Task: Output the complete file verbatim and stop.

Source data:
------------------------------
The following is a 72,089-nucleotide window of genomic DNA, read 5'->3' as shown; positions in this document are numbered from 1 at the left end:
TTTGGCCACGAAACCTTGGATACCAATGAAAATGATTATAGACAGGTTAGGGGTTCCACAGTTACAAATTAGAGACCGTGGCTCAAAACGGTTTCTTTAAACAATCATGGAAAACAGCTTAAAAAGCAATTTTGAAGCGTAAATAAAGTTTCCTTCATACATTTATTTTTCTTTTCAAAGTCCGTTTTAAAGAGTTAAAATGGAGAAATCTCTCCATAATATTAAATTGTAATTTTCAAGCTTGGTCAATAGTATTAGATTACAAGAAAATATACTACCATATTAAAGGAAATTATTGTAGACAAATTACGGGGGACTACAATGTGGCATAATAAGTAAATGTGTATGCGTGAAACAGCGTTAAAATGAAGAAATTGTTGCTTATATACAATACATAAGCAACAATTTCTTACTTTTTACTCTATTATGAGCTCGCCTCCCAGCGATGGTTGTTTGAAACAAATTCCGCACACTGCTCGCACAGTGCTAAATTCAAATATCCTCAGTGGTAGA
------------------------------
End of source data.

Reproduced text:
The following is a 72,089-nucleotide window of genomic DNA, read 5'->3' as shown; positions in this document are numbered from 1 at the left end:
TTTGGCCACGAAACCTTGGATACCAATGAAAATGATTATAGACAGGTTAGGGGTTCCACAGTTACAAATTAGAGACCGTGGCTCAAAACGGTTTCTTTAAACAATCATGGAAAACAGCTTAAAAAGCAATTTTGAAGCGTAAATAAAGTTTCCTTCATACATTTATTTTTCTTTTCAAAGTCCGTTTTAAAGAGTTAAAATGGAGAAATCTCTCCATAATATTAAATTGTAATTTTCAAGCTTGGTCAATAGTATTAGATTACAAGAAAATATACTACCATATTAAAGGAAATTATTGTAGACAAATTACGGGGGACTACAATGTGGCATAATAAGTAAATGTGTATGCGTGAAACAGCGTTAAAATGAAGAAATTGTTGCTTATATACAATACATAAGCAACAATTTCTTACTTTTTACTCTATTATGAGCTCGCCTCCCAGCGATGGTTGTTTGAAACAAATTCCGCACACTGCTCGCACAGTGCTAAATTCAAATATCCTCAGTGGTAGA